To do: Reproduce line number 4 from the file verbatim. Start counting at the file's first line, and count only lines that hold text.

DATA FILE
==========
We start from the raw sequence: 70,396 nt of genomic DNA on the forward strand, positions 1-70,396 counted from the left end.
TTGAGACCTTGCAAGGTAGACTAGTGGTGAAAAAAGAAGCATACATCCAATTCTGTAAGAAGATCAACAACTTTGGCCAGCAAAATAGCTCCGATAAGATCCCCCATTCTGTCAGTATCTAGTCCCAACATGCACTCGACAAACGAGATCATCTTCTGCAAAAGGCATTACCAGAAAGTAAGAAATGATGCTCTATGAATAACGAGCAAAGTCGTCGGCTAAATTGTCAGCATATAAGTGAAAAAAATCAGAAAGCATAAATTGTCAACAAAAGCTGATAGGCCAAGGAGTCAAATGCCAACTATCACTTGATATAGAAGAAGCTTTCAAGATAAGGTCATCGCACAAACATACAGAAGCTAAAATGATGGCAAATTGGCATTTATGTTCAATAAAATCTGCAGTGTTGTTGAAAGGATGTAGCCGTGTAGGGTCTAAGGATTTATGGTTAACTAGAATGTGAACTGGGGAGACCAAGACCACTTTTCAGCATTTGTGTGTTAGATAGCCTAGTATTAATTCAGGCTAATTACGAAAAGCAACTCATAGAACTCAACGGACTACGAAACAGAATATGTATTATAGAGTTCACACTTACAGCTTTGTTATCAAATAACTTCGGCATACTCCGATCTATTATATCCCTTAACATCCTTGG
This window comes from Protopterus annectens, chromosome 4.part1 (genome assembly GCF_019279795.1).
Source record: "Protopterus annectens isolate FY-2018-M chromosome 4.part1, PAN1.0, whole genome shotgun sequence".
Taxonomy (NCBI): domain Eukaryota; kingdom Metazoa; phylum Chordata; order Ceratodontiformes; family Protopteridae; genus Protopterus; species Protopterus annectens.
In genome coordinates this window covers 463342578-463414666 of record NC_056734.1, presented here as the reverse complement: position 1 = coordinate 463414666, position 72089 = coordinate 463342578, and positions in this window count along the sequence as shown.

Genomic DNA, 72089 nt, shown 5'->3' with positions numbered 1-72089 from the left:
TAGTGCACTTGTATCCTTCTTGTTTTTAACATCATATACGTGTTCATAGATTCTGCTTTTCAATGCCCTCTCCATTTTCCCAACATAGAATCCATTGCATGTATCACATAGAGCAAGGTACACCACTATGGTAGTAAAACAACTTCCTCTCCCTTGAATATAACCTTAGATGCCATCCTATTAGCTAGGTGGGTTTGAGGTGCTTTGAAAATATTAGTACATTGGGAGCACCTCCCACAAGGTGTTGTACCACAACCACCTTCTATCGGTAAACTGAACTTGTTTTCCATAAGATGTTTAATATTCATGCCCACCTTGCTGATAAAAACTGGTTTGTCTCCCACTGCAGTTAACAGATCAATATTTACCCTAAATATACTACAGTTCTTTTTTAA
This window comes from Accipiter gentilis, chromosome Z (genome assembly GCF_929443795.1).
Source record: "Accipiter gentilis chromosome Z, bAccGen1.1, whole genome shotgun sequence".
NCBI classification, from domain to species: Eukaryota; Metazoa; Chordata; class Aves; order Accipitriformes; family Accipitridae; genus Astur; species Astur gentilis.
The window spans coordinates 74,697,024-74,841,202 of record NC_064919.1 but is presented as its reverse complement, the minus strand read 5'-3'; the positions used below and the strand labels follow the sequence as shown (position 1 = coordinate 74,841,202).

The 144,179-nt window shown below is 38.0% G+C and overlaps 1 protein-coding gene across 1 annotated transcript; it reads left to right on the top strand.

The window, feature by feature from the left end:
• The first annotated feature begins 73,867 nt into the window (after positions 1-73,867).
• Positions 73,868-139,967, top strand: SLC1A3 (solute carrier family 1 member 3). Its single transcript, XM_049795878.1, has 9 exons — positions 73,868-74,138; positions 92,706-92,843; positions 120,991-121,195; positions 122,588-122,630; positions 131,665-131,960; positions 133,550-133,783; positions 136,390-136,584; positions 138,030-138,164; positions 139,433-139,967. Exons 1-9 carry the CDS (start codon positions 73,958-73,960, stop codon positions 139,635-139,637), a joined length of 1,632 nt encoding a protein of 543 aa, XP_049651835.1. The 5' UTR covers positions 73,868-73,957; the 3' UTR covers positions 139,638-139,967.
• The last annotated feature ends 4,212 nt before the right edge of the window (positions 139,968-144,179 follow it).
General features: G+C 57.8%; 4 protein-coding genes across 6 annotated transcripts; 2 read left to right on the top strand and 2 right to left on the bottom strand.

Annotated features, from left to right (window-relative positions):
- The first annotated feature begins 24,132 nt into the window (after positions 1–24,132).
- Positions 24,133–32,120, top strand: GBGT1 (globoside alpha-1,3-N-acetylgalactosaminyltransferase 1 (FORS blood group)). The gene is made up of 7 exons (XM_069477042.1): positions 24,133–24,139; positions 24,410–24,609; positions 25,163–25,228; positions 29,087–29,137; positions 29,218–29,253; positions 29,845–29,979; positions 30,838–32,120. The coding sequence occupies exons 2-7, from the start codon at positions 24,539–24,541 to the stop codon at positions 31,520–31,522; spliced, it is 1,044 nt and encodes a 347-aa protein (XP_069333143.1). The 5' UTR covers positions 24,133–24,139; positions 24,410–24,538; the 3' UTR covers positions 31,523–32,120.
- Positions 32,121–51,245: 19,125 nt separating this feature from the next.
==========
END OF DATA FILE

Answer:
Source record: "Protopterus annectens isolate FY-2018-M chromosome 4.part1, PAN1.0, whole genome shotgun sequence".